Road Science: Secrets to Successful Milling
Cold milling or planing is routinely used for “mill and fill” projects, where milling is followed sooner or later by a lift or lifts of hot mix asphalt which provide a new driving surface. But milling is much more than that.
Cold milling or planing can remove aged or damaged bridge decks, even those composed of tough, latex modified concrete; remove wheel ruts and improve friction coefficients; excavate damaged shoulders quickly and with minimal risk to workers or motorists; refine butt joints; restore road profiles; reveal curbs to improve storm water drainage; remove asphalt pavements full-depth; trim road bases prior to asphalt or concrete placement; and pulverize asphalt pavements.
“In recent years, the machines themselves have become a lot more productive with better technology, but the biggest thing that has happened is that they have become more reliable,” says Eric Baker, marketing manager for Roadtec, Inc. “With the first machines in the mid-70s you would work on them almost much as they would work for you. They were almost self-destructive. But with improved horsepower in the engines, improved component life, and better cutter technology, they’ve really evolved into a very reliable unit.”
The growth of asphalt milling in the context of both “green” construction and the burgeoning pavement preservation movement has resulted in a near-explosion of machines available to United States owners. The result has been an influx of new models.
For example, earlier this year at World of Asphalt, Volvo Construction Equipment introduced its MT2000 and MW500 milling machines. The MT2000 is a four-track, front-load, half-lane milling machine powered by a 610-horsepower Tier 3 Cummins engine. The MW500 is a four-wheel, rear-loading, utility-class milling machine that offers a standard cutting width of just less than 20 inches.
In 2006, BOMAG plunged into the North American market with its BM 2000 series, and the BM1000/30 and BM1300/30 models. They join offerings from long-standing manufacturers like Wirtgen America, Inc., Roadtec Inc., Terex Roadbuilding (formerly CMI Corp.), and Caterpillar Paving Products.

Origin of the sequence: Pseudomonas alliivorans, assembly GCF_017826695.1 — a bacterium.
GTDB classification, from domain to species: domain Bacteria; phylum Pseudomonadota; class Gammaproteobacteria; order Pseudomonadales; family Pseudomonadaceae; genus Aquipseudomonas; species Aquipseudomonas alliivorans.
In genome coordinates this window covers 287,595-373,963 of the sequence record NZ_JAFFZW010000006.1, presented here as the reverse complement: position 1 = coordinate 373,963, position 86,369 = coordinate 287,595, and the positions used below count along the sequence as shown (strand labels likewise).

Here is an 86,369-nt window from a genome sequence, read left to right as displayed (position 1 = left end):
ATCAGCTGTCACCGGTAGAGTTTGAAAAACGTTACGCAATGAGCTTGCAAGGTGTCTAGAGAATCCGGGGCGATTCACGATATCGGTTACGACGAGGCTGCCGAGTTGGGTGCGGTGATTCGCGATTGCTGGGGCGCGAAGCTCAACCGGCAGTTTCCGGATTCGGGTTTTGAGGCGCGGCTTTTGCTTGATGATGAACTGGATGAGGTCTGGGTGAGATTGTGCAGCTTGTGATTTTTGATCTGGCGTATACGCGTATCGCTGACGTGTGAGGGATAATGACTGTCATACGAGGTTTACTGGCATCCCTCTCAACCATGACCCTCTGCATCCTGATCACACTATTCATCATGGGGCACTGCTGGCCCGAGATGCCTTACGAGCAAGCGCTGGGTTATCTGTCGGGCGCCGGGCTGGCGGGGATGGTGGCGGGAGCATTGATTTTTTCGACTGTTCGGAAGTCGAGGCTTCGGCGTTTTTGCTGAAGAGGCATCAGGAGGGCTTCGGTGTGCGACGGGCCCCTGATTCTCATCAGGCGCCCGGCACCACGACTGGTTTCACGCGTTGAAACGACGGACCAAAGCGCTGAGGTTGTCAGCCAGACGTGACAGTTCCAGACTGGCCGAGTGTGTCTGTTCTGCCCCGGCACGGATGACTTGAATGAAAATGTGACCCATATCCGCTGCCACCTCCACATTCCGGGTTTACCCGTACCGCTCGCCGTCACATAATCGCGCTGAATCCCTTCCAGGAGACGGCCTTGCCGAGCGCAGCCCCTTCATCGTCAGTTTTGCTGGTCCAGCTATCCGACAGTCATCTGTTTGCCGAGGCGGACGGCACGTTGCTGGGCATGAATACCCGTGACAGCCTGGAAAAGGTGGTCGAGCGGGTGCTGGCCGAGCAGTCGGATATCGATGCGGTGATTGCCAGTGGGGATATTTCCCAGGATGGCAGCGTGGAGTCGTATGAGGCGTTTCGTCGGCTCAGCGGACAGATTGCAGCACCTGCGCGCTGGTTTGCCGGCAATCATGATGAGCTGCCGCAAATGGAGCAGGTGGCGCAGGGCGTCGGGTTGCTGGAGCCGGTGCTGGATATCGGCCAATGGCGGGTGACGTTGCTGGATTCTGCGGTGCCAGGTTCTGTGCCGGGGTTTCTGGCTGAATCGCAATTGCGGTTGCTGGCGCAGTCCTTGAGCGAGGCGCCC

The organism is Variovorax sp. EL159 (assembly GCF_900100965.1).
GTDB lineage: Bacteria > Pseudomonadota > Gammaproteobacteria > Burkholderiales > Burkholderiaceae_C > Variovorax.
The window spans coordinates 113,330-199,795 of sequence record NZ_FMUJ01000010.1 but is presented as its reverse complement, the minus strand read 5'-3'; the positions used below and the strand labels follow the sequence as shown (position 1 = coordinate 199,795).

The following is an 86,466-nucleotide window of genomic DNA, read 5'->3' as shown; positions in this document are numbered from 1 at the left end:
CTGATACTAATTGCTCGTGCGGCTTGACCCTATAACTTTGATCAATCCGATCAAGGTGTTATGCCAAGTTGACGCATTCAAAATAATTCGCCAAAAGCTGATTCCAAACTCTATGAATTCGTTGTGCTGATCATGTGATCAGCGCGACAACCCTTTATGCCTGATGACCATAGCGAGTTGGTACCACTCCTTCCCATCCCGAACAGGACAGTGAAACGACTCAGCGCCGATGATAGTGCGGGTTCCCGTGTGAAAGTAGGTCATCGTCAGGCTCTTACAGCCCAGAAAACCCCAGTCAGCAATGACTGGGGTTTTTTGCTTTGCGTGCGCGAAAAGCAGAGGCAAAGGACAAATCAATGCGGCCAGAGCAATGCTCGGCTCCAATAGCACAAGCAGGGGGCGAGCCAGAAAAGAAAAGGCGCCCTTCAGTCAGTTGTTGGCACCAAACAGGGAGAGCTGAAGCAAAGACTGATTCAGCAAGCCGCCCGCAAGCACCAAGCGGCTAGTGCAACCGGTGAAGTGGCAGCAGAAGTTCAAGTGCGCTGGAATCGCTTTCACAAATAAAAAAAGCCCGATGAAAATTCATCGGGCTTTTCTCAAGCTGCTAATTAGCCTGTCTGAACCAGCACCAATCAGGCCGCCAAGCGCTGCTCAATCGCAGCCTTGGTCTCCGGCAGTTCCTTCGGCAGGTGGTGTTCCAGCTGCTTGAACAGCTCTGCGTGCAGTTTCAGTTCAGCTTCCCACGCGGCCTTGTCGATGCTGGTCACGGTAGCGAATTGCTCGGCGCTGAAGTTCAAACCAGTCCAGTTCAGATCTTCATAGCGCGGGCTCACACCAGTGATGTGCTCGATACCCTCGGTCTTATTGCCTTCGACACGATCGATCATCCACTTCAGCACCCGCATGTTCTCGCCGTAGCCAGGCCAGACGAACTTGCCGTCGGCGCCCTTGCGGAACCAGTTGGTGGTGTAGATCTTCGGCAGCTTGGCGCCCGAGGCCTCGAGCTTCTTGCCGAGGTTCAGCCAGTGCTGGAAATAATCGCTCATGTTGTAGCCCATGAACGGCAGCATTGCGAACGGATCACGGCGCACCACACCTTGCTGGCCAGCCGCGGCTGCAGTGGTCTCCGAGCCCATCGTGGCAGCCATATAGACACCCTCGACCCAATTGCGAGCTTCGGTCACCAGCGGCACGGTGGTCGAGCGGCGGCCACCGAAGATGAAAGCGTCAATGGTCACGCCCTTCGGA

Planning for productivity
Planning a job each day is a key component of higher productivity, and that will mean planning the efficient use of trucks.
“For operators, the biggest thing they can do to enhance productivity is to think through the project the way a paver operator does,” Baker tells
“Operators need to be smart when it comes to managing trucks,” says Jeff Wiley, senior vice president, Wirtgen America, Inc. “Today’s machines have high productivity, and if you don’t have the right number of trucks for that that machine to feed and keep it running steady, you will be inefficient. The milling operation should actually mill and load trucks at least 40 to 45 minutes out of the hour. If you are not doing that, you are not efficient. Therefore the operator needs to balance the trucks, pace himself a bit, and keep the machine running steady. That’s in place of running the machine wide open, then waiting 15 to 30 minutes for trucks to return.”
How truck use can boost productivity was illustrated by a project this spring at Las Vegas’ McCarran International Airport. There, Las Vegas Paving faced a $500,000-per-day disincentive for not completing the project on time when it began a six-month, $75 million milling and paving project on the airport’s busiest runway, 25L/7R, on Nov. 1, 2008.
In part the project involved removing asphalt from the entire 10,525-foot-length of the runway and an 11,000-foot-long taxiway, using two Terex PR800 7-12s and a three-track Terex PR950. Las Vegas Paving’s crews worked 24 hours per day, 7 days a week for the first month, and the mills ran 20 to 22 hours per day, stopping only for fuel and daily maintenance between the two twelve-hour crew shifts.
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